A: I believe we’ve got to decrease the disparity that exists. It is really unconscionable that someone who uses five grams of crack cocaine, compared to 500 grams of powder cocaine would face such disparate sentencing. And it’s further compounded because the possession of crack cocaine really is unique in the way that it leads directly to prison for so many people. So I am going to tackle the disparity. I think it definitely needs to be prospective on principle. I have problems with retroactivity. I think that it’s something that a lot of communities will be concerned about as well, so let’s tackle this disparity, let’s take it on. The sentencing commission hasn’t come forward yet with its specific recommendation but I’m looking forward to seeing it.
Half a dozen or more Arkansans have testified to doing drugs with both Clinton brothers or to witnessing them doing drugs. In fact it now has widely been reported that during Roger’s investigation he was videotaped saying, “I’ve got to get some for my brother. He’s got a nose like a Hoover vacuum cleaner.” The officer who conducted the sting claims Governor Clinton shut it down prematurely to protect himself from being implicated in drugs.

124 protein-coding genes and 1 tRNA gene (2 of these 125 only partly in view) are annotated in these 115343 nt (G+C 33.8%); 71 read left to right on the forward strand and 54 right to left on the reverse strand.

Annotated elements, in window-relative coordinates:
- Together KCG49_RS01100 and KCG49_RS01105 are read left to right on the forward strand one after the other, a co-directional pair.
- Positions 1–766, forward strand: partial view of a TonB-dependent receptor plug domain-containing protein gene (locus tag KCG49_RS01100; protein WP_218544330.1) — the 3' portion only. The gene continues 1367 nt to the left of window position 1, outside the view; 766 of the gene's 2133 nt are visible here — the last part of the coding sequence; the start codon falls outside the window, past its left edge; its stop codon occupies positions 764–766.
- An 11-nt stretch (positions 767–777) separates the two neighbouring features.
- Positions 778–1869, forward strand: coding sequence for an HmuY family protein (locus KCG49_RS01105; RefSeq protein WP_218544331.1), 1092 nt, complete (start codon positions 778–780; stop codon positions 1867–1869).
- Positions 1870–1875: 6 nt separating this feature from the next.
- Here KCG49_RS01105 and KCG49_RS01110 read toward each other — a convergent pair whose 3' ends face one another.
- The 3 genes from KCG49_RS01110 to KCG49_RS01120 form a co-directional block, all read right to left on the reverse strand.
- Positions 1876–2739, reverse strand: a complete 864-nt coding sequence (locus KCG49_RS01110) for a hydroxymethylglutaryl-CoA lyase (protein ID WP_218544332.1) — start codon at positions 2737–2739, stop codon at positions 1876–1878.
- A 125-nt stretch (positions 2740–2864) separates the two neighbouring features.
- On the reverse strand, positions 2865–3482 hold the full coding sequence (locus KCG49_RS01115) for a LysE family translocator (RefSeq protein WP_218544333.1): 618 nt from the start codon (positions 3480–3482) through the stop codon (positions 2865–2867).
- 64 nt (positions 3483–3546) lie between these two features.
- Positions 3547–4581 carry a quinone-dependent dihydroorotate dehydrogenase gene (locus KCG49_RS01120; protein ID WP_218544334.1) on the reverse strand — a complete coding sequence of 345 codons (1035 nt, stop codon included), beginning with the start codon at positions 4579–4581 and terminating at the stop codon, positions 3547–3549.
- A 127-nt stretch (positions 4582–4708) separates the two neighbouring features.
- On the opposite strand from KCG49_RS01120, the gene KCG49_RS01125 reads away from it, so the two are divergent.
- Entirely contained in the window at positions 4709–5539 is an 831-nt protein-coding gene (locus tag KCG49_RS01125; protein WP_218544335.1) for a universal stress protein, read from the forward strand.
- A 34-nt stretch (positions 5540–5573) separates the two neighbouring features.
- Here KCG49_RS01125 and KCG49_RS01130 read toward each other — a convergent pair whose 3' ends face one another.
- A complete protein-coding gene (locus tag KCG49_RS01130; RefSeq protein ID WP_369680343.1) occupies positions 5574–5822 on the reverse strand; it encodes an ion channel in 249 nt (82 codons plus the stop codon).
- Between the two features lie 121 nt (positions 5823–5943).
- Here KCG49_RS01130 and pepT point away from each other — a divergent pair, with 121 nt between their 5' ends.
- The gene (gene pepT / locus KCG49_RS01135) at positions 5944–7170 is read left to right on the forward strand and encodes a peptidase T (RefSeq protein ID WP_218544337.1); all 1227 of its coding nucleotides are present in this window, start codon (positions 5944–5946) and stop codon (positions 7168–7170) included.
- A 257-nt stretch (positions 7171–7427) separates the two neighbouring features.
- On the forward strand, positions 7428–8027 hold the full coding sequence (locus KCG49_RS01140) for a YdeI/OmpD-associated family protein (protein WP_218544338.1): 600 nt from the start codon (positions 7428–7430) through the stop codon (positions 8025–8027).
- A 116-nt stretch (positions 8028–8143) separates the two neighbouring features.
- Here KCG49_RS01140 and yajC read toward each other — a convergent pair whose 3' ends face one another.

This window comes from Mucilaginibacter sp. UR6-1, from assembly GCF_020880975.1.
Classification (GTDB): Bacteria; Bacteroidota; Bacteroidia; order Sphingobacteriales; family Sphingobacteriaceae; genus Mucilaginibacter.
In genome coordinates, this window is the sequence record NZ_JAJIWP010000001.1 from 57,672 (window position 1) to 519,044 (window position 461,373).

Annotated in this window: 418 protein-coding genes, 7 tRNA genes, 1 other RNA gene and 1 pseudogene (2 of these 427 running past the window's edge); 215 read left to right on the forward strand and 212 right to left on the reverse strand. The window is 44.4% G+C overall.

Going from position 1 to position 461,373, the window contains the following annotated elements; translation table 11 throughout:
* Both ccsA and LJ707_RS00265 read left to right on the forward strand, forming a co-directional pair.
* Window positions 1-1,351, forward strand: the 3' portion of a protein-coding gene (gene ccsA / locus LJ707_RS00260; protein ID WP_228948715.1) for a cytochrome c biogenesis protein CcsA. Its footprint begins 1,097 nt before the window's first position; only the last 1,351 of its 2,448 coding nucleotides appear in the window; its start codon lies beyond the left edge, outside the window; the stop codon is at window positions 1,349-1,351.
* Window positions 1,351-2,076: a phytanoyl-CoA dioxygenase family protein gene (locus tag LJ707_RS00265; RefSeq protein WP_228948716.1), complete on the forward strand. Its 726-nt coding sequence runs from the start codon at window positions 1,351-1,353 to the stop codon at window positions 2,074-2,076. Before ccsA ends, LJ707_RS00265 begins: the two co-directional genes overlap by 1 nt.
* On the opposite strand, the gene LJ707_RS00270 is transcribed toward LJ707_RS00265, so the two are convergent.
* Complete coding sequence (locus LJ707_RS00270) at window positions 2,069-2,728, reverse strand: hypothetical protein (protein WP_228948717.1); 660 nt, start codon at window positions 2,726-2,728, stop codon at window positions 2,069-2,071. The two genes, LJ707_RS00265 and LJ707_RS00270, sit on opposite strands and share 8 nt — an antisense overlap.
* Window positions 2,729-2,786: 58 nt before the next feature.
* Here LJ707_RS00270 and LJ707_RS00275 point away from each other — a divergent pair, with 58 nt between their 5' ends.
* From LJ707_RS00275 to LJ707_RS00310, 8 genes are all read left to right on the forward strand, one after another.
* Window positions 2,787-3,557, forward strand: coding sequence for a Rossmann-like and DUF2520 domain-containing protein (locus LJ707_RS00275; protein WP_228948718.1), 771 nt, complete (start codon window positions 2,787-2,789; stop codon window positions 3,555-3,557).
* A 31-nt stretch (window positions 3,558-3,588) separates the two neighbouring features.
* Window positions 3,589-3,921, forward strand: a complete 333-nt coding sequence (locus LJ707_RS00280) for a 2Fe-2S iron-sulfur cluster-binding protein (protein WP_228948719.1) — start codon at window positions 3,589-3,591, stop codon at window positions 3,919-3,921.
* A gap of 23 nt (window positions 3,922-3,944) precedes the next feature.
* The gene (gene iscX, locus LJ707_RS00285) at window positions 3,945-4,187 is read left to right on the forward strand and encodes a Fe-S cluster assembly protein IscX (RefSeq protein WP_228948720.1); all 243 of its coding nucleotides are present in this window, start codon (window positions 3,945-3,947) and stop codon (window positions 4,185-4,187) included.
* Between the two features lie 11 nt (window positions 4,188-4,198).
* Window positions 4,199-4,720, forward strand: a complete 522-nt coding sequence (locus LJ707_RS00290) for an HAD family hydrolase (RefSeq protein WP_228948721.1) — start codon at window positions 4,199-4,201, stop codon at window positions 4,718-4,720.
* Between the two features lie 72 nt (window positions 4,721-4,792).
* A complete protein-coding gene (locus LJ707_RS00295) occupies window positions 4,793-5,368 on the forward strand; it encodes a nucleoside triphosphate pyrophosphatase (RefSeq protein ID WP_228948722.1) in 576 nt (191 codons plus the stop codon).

CLINTON: I have spoken out on my belief that we should have drug courts that would serve as alternatives to the traditional criminal justice system for low-level offenders. If the person comes before the court, agrees to stay clean, is subjected to drug tests once a week, they are diverted from the criminal justice system. We need more treatment. It is unfair to urge people to get rid of their addiction and not have the treatment facilities when people finally makes up their minds to get treatment.
LAZIO: The truth is that under the Clinton administration, there has been a dramatic and troubling increase in drug abuse by our children. And that has not been addressed. I crossed party lines in 1994 and built a coalition of Republicans that passed the crime bill. If it were not for that, we would not have drug courts right now. We would not have community policing. We need to have somebody in Washington who has the ability to get the job done.